PHOENIX -- The Sonoran Desert National Monument is considering banning off-road vehicle traffic altogether because of the resource damage and user conflicts, according to internal memos released today by Public Employees for Environmental Responsibility (PEER). Agency officials cannot cope with the "exponential" increase in recreational demands on the nearly half-million acre federal preserve south of Phoenix - particularly abusive off-roading by excessively large groups.
Minutes from an internal "Emergency Resources Protection Meeting" of the Sonoran Desert National Monument staff held on March 5, 2007 and other agency records, obtained by PEER from the U.S. Bureau of Land Management (BLM) under the Freedom of Information Act, indicate that -
- Growing problems prompted the official Resource Advisory Council to recommend a total ban on off-road vehicles entering the Monument;
- Attempts to restore damaged areas are being thwarted by repeated improper off-road intrusion. One BLM staff member noted that "volunteers are not enough to restore all the damaged areas. Volunteers are also getting tired of seeing their work destroyed…"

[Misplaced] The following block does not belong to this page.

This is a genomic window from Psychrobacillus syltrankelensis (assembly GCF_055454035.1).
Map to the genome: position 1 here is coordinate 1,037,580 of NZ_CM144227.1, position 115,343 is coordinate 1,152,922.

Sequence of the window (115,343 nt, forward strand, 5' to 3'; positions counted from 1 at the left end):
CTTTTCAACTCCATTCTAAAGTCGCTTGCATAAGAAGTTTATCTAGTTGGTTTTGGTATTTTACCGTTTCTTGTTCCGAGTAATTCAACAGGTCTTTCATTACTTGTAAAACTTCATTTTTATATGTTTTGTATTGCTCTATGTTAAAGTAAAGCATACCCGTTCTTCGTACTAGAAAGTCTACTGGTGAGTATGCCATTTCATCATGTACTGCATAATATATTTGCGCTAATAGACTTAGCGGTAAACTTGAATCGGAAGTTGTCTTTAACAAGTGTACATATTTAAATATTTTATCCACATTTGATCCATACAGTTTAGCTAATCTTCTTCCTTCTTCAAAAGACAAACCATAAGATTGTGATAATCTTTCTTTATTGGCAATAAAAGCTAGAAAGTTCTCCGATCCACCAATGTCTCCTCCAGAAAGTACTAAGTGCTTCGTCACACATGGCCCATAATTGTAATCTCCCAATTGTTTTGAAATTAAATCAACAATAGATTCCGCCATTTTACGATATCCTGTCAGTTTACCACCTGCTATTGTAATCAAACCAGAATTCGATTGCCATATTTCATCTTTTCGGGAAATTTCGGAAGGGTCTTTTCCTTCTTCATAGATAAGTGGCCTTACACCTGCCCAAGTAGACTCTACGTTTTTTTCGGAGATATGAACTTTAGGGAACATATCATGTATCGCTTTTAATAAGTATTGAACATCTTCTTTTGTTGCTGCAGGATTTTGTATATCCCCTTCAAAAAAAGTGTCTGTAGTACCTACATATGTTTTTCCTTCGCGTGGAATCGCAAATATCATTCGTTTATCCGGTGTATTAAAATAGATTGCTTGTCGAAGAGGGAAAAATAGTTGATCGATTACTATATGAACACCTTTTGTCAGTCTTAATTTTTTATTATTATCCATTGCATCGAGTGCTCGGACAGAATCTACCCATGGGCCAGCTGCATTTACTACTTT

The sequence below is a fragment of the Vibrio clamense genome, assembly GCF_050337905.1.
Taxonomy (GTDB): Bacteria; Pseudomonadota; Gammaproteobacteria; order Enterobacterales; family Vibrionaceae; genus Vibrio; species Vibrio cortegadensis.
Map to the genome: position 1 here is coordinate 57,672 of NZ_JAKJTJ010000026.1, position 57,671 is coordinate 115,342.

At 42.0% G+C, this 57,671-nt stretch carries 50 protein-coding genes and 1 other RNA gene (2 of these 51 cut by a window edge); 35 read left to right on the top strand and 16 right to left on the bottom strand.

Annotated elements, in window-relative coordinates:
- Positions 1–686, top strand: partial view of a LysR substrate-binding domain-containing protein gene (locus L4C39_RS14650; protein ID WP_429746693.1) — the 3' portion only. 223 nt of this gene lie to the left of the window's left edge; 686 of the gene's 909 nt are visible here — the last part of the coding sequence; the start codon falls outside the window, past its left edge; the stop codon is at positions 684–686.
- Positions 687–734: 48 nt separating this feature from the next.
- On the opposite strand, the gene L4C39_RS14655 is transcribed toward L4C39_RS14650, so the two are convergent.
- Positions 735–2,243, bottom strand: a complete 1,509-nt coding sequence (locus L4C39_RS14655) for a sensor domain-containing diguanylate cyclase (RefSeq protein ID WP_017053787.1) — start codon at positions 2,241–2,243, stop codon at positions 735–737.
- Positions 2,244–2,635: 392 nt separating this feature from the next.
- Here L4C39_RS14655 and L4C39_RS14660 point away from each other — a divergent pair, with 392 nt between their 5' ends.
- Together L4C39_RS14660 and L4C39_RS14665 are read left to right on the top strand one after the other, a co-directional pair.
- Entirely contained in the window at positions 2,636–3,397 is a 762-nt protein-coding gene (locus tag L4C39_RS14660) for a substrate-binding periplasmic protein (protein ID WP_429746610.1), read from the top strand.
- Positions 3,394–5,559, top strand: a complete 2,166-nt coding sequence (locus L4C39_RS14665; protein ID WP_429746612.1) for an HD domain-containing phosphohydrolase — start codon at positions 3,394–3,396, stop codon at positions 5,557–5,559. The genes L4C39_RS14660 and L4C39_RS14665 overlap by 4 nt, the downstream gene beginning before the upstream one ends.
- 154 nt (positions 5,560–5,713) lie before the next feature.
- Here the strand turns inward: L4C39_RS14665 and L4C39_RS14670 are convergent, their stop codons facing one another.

- In 2006, there were 73 illegal off-road "incursions" into the three congressionally designated wilderness areas inside the Monument (the North and South Maricopa Mountains and Table Top). All told, Arizona BLM recorded 280 wilderness violations last year by off-roaders.
The Sonoran Desert National Monument is an increasingly popular recreational destination in between the burgeoning populations of Phoenix and Tucson. One of the fastest growing components of Monument visitation is off-road traffic, allowing ever bigger groups to damage remote and sensitive areas.
"Reckless off-roaders are trashing Arizona's natural heritage," stated Southwest PEER Director Daniel Patterson, adding that the Sonoran Desert is the most biologically rich of the world's deserts. "America's national monuments must be protected from vandalism and environmental destruction, even if that means keeping off-road vehicles out of monuments." Patterson is an Ecologist who formerly worked with BLM.
The BLM documents cite a wide range of growing headaches arising out of off-road groups, from improper disposal of human waste to the intensive law enforcement presence needed. Unfortunately, the deteriorating situation at Sonoran Desert National Monument is becoming prevalent on public lands across the Southwest, where off-road vehicles are now, by far, the number one law enforcement problem, according to agency statistics compiled by PEER.
"Due to the abuse, it is not surprising that BLM managers are considering an off-road vehicle ban for the Monument," concluded Patterson. "Without effective enforcement it appears doubtful that abusive off-roading on our public lands can be stemmed."
- from PEER